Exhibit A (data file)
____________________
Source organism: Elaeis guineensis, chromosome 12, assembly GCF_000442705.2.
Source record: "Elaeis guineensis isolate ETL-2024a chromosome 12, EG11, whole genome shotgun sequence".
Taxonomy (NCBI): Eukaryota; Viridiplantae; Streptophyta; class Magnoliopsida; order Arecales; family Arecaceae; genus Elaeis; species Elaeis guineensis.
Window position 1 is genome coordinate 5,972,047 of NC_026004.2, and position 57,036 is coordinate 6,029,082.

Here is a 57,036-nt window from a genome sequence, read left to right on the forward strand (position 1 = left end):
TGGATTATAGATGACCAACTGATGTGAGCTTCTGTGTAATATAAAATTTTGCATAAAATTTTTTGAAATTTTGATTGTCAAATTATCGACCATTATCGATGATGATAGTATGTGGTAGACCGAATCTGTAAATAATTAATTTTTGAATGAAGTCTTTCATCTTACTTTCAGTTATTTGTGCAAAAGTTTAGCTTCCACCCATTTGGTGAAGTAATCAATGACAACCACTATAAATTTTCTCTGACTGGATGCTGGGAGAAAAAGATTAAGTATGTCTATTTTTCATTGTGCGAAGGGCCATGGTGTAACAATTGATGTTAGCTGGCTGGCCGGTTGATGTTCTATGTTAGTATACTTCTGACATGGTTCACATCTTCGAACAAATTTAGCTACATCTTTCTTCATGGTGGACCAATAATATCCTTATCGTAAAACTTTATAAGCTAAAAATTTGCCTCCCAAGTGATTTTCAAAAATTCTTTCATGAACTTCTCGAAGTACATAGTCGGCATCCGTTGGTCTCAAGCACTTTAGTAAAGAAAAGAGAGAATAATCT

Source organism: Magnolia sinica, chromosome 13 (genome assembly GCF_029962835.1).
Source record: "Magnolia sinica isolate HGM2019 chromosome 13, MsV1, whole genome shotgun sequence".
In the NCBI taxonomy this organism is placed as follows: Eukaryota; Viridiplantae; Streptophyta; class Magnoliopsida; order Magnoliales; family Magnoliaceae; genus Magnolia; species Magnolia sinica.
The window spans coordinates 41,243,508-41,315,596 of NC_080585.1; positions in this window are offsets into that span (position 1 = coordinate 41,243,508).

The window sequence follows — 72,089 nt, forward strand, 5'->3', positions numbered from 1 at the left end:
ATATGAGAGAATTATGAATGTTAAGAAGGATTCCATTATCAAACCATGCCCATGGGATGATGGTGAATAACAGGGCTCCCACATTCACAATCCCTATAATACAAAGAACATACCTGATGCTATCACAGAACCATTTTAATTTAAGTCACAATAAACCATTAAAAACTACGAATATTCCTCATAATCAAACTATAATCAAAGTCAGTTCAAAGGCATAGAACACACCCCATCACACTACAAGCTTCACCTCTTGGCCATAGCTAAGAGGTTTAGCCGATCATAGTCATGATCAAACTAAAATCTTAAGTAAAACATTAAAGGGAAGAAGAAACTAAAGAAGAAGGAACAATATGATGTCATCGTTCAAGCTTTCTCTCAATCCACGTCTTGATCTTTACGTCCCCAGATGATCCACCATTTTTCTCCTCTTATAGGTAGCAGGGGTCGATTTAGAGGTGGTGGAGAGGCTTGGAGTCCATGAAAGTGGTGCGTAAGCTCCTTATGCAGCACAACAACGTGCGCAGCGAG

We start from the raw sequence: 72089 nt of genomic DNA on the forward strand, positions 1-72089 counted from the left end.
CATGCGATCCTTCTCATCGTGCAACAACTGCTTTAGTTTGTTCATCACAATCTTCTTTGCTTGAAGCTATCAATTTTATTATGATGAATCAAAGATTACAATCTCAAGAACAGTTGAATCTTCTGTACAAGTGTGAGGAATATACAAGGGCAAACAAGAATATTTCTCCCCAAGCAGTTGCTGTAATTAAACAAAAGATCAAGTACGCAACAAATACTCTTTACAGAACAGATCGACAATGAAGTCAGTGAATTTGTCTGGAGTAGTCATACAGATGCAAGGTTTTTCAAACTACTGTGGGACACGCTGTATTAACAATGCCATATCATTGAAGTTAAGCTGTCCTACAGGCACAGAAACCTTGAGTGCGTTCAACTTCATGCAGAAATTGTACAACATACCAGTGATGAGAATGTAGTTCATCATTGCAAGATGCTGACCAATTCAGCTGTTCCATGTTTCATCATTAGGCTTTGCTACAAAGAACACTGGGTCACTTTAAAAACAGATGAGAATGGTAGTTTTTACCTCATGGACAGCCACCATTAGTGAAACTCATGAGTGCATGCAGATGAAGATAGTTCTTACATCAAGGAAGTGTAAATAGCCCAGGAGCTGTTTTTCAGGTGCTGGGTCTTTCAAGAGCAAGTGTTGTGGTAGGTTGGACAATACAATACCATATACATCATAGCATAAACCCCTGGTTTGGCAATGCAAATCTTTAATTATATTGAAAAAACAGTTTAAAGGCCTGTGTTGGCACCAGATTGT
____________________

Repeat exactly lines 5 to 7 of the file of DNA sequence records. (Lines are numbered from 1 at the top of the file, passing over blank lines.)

Here is a 57,036-nt window from a genome sequence, read left to right on the forward strand (position 1 = left end):
TGGATTATAGATGACCAACTGATGTGAGCTTCTGTGTAATATAAAATTTTGCATAAAATTTTTTGAAATTTTGATTGTCAAATTATCGACCATTATCGATGATGATAGTATGTGGTAGACCGAATCTGTAAATAATTAATTTTTGAATGAAGTCTTTCATCTTACTTTCAGTTATTTGTGCAAAAGTTTAGCTTCCACCCATTTGGTGAAGTAATCAATGACAACCACTATAAATTTTCTCTGACTGGATGCTGGGAGAAAAAGATTAAGTATGTCTATTTTTCATTGTGCGAAGGGCCATGGTGTAACAATTGATGTTAGCTGGCTGGCCGGTTGATGTTCTATGTTAGTATACTTCTGACATGGTTCACATCTTCGAACAAATTTAGCTACATCTTTCTTCATGGTGGACCAATAATATCCTTATCGTAAAACTTTATAAGCTAAAAATTTGCCTCCCAAGTGATTTTCAAAAATTCTTTCATGAACTTCTCGAAGTACATAGTCGGCATCCGTTGGTCTCAAGCACTTTAGTAAAGAAAAGAGAGAATAATCT

Source organism: Magnolia sinica, chromosome 13 (genome assembly GCF_029962835.1).